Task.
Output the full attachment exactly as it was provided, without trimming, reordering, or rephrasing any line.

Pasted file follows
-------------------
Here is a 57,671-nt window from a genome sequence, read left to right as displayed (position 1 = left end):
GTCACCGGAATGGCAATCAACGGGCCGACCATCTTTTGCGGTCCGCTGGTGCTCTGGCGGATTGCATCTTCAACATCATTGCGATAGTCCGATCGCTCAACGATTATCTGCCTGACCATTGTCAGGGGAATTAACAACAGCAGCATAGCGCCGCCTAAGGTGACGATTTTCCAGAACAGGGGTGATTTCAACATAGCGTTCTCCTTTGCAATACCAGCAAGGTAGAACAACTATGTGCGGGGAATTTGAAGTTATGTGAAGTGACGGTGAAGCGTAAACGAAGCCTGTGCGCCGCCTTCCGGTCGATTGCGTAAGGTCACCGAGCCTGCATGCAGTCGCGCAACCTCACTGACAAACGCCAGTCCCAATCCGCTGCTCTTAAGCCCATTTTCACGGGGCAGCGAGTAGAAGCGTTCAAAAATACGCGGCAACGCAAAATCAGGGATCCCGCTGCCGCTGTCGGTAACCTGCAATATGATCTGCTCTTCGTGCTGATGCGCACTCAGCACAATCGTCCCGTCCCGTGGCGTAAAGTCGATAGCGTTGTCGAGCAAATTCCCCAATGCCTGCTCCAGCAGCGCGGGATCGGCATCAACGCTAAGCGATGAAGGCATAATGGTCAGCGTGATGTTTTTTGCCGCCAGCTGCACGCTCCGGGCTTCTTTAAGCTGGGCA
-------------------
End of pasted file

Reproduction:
Here is a 57,671-nt window from a genome sequence, read left to right as displayed (position 1 = left end):
GTCACCGGAATGGCAATCAACGGGCCGACCATCTTTTGCGGTCCGCTGGTGCTCTGGCGGATTGCATCTTCAACATCATTGCGATAGTCCGATCGCTCAACGATTATCTGCCTGACCATTGTCAGGGGAATTAACAACAGCAGCATAGCGCCGCCTAAGGTGACGATTTTCCAGAACAGGGGTGATTTCAACATAGCGTTCTCCTTTGCAATACCAGCAAGGTAGAACAACTATGTGCGGGGAATTTGAAGTTATGTGAAGTGACGGTGAAGCGTAAACGAAGCCTGTGCGCCGCCTTCCGGTCGATTGCGTAAGGTCACCGAGCCTGCATGCAGTCGCGCAACCTCACTGACAAACGCCAGTCCCAATCCGCTGCTCTTAAGCCCATTTTCACGGGGCAGCGAGTAGAAGCGTTCAAAAATACGCGGCAACGCAAAATCAGGGATCCCGCTGCCGCTGTCGGTAACCTGCAATATGATCTGCTCTTCGTGCTGATGCGCACTCAGCACAATCGTCCCGTCCCGTGGCGTAAAGTCGATAGCGTTGTCGAGCAAATTCCCCAATGCCTGCTCCAGCAGCGCGGGATCGGCATCAACGCTAAGCGATGAAGGCATAATGGTCAGCGTGATGTTTTTTGCCGCCAGCTGCACGCTCCGGGCTTCTTTAAGCTGGGCA